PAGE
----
China has the longest history with tea, going back thousands of years, with a tea culture to match. Tea in China encompasses rich aesthetic, social, and spiritual dimensions, and is also an everyday beverage for all walks of life. Despite being the world's largest tea producer, the heart of Chinese tea remains in its local practices, with small farmers and communities crafting teas often meant for local enjoyment.

The Geography of Chinese Tea Production

The four main tea-growing regions of China are Xinan in the southwest, which includes Yunnan Province, the cradle of tea; Huanan in the south, featuring Fujian Province and an ideal tea-growing climate; Jiangnan, south of the Yangtze, with abundant rainfall and fine teas grown at high altitudes; and Jiangbei, north of the Yangtze, with a cooler, dryer climate yielding excquisite flavors.

The timing of harvests

The first pluck of the year is called Ming Qian and occurs before the Qingming festival around April 5th, an occasion to celebrate spring and honor ancestors. The Ming Qian pluck includes fresh growth after the dormant season, which makes for especially flavorful leaves. The two-week plucking period following Qingming is Yu Qian, or “before the rains”, followed in turn by Gu Yu, until early May, and Li Xia, until the end of May.

Learn more

Read more about tea in China, in our Tea Tales.


In Japan’s extraordinary tea culture, the everyday pleasures of making, sharing, and drinking tea are enriched with spiritual, ethical, and aesthetic principles to celebrate simple beauty. The famous tea ceremony, or The Way of Tea (chadō, with matcha, or senchadō, with sencha) exemplifies this combination, as a form of hospitality raised to an art. Okakura Kakuzo, in his classic work, The Book of Tea, writes of the purity, harmony, and mutual consideration extolled in The Way of Tea.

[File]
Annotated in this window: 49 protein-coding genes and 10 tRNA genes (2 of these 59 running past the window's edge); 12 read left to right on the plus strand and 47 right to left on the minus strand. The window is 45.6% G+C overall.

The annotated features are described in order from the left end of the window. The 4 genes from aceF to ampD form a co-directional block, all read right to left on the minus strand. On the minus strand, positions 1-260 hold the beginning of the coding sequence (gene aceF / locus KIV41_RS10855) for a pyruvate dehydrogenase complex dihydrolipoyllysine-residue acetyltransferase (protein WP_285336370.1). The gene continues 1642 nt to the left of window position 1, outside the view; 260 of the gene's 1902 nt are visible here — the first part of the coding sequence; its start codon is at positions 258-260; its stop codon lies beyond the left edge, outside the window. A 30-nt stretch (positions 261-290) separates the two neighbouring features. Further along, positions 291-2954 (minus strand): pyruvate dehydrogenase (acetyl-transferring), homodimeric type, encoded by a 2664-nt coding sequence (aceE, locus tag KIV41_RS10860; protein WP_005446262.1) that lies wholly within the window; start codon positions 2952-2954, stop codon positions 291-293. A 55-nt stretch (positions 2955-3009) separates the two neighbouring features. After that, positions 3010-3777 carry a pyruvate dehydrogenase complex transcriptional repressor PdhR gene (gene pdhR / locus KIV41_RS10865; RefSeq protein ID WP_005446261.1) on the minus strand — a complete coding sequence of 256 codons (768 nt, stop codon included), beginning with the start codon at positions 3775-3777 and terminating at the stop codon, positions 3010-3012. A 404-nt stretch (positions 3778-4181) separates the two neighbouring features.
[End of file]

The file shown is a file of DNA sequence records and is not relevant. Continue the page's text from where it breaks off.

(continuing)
Diverse Regions, Unique Flavors

Shizuoka Prefecture, in central Japan, is known as the heartland of tea production. Kyoto Prefecture was home to the first tea cultivation in Japan and remains a source of extraordinary teas. Mie Prefecture, nearby, has also become a vital source of outstanding teas. The southern island of Kyushu includes Fukuoka Prefecture, long recognized for exceptional teas, as well as Miyazaki, well-regarded among connoisseurs, and Kagoshima, southernmost, with flavors that benefit from a long coastline and volcanic soil.

Tradition and Innovation

The first tea harvest of the year in Japan is known as shincha, the source of remarkable green teas. Unlike in other lands, modern machinery has long been embraced in Japanese tea production, which features a singular combination of old and new, rich history blended with ongoing innovation. The combination has led to truly distinctive teas, which can often be prepared at lower temperatures and with shorter steeping times than other teas, for remarkably fresh and subtle flavors.

Learn More

Read more about tea in Japan, in our Tea Tales.


India boasts a vast tea culture, unparalleled in its consumption and standing as the second largest tea exporter after China. Spanning centuries, India’s history with tea includes the rich tradition of Ayurveda, with its medicinal uses of tea and aromatic blends of herbs and spices. A hallmark of Indian tea is a robust character, featuring bold flavors from the Assamica variety of tea plant native to the region.

Three Unique Regions of Tea Production